[ RadSafe ] RE: Uranium solubility--RADSAFE Thank you

Dan W McCarn hotgreenchile at gmail.com
Wed May 14 00:58:05 CDT 2008

Dan W. McCarn, Geologist; 3118 Pebble Lake Drive; Sugar Land, TX 77479; USA 

HotGreenChile at gmail.com           UConcentrate at gmail.com <mailto:Dan.McCarn at shell.com> 


Sea water has its own unique features, but the sediment / sea water interface at the ocean bottom is extremely important in two classes of uranium occurrences: 1) Uraniferous marine black shales; and 2) Uraniferous phosphorites.   With deep, constant currents bring fresh uranium, the sediment / sea water interface allows for the efficient exchange of uranium onto both organic materials and phosphatic materials (e.g. apatite) establishing an equilibrium concentration in the mineral phase with the ambient seawater concentrations, increasing the uranium concentrations from low ug/L in seawater to 100-150 mg/Kg U concentrations at the interface with the phosphoric / organic muck on the ocean floor.  Through time, these deposits can become quite thick.  Examples are the Pre-Caspian, Moroccan, and Florida phosphorites.  Because sea water concentrations have been roughly constant through geological time, all marine phosphorites and marine black shales are uraniferous.  Because of their industrial / agricultural use, marine phosphorites can provide byproduct uranium production at reasonably low costs (e.g. $25 / lb U3O8) with little change in process chemistry.  No economic or commercial means has been developed to extract uranium from marine black shales.


Dan ii



From: parthasarathy k s [mailto:ksparth at yahoo.co.uk] 
Sent: Tuesday, May 13, 2008 11:33 PM
To: Dan W McCarn; pottert at erols.com
Cc: radsafe at radlab.nl
Subject: Re: [ RadSafe ] RE: Uranium solubility--RADSAFE Thank you


Dear Dr McCarn,

This discussion is very useful indeed. I remember in an International Conference on Natural Radiation Environment in India, there was a bitter controversy on results of uranium concentration measurements by a group of physicists from Brazil and another group from India. I do not remember  the outcome. A soft spoken Indian geochemist resolved the seemingly endless controversy by invoking concepts similar to what you described.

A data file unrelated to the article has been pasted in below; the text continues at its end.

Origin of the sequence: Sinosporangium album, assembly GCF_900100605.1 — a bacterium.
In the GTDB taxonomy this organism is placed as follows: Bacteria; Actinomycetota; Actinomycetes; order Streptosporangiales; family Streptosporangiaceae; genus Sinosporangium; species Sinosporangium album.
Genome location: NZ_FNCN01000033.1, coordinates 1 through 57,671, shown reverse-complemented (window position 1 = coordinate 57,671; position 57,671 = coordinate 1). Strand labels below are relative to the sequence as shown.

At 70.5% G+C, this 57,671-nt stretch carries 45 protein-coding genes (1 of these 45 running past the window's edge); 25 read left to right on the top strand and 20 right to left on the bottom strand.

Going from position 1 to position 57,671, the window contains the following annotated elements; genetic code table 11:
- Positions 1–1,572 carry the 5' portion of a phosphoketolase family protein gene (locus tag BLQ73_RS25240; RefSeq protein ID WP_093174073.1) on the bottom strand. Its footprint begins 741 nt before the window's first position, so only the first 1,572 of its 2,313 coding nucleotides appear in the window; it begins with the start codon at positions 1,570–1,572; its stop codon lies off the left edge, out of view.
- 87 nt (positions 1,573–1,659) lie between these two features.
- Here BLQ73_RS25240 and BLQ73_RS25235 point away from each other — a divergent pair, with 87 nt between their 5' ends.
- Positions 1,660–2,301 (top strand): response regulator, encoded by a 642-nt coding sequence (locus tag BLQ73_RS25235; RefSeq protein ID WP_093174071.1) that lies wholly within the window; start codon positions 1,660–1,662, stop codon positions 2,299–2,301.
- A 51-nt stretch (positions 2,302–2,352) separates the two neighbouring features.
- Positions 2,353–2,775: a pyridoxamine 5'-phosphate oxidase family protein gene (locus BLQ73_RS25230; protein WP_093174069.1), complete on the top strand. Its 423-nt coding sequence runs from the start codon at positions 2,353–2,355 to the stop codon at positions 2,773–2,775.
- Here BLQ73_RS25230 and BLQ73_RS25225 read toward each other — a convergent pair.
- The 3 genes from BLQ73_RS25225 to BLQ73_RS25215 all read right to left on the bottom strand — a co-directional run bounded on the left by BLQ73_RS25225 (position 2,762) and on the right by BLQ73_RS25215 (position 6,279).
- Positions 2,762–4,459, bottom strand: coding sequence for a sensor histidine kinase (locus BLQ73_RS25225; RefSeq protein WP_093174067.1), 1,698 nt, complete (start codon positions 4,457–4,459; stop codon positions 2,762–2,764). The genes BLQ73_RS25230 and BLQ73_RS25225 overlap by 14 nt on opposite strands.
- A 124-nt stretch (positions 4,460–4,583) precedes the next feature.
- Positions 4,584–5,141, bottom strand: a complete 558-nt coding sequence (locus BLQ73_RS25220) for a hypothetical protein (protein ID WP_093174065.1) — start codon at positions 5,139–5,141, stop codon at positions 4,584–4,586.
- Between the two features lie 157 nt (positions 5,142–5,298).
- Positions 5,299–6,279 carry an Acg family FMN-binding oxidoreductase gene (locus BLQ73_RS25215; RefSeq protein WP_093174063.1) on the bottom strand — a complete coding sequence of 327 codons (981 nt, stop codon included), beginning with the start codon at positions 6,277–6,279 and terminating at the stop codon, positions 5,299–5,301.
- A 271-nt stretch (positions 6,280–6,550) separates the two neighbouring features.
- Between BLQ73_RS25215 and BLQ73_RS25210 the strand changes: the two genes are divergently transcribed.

I guess the behaviour of some of these elements in sea water will also be unique to the microenvironment, though sea water may be more homogenous than soil.



----- Original Message ----
From: Dan W McCarn <hotgreenchile at gmail.com>
To: pottert at erols.com
Cc: radsafe at radlab.nl
Sent: Wednesday, 14 May, 2008 4:06:18 AM
Subject: [ RadSafe ] RE: Uranium solubility--RADSAFE

Dan W. McCarn, Geologist; 3118 Pebble Lake Drive; Sugar Land, TX 77479; USA 
HotGreenChile at gmail.com           UConcentrate at gmail.com

Hi Tom:

Since I've had a couple of questions about this, I'll post my answer.

1) Soils are complex in nature, and much depends not only on O2 and CO2
availability but also adsorption-desorption, cation exchange,
mineralization-demineralization, evapotranspirative and / or redox
mechanisms in the soils themselves.  Adsorption-desorption slows movement
down, and in some soils, mineralization processes such as in caliche-forming
soils (e.g. pedogenic calcretes, gypcretes & silcretes, also called
duracrusts or surficial deposits) uranium will concentrate as U(VI)
minerals. Organics also tend to hold onto uranium.

Remember that soils are not saturated media, and tend to have high
fluctuations in water content. Because of this, uranium movement and
mechanisms of movement through soils tends to be strongly influenced by this
feature / process (remembering the concept of FEPs - Features, Events &


After reviewing data from desert soils in Kazakhstan (unpublished data)
subjected to infiltration of uranium-bearing waters for decades, the uranium
does appear to "zoom" through the upper soil zone reasonably quickly.  At
least it appears fairly uniform down to several meters (depth of
investigation) whereas radium tended to hang in the upper 0-30 cm (root
zone) probably adsorbed onto clays.  But again, that was a desert soil.  

2) Theoretical calculations about the ability of a water to solubilize
uranium minerals are just that: theoretical.  But if a source of uranium
suddenly appears, the capacity to move uranium is quite high.  Also, with
high-volume irrigation wells intercepting a redox front, the concentrations
could easily go to milligrams per liter, deposited directly onto a soil.
ISR/ISL mining involves injection of oxygen-enriched water near the redox
front and extracting uranium in a production well 30-50 feet across the
redox front with the head-grade of uranium in the 100s of milligrams per
liter.  This is common mining practice.

3) Uranium phosphate minerals form the most abundant class of uranium
minerals in nature with several dozen mineral species e.g. autunite. By
adding uranium-bearing phosphate fertilizer to a soil, there may be a
tendency for the uranium to mineralize, de-mineralize, and re-mineralize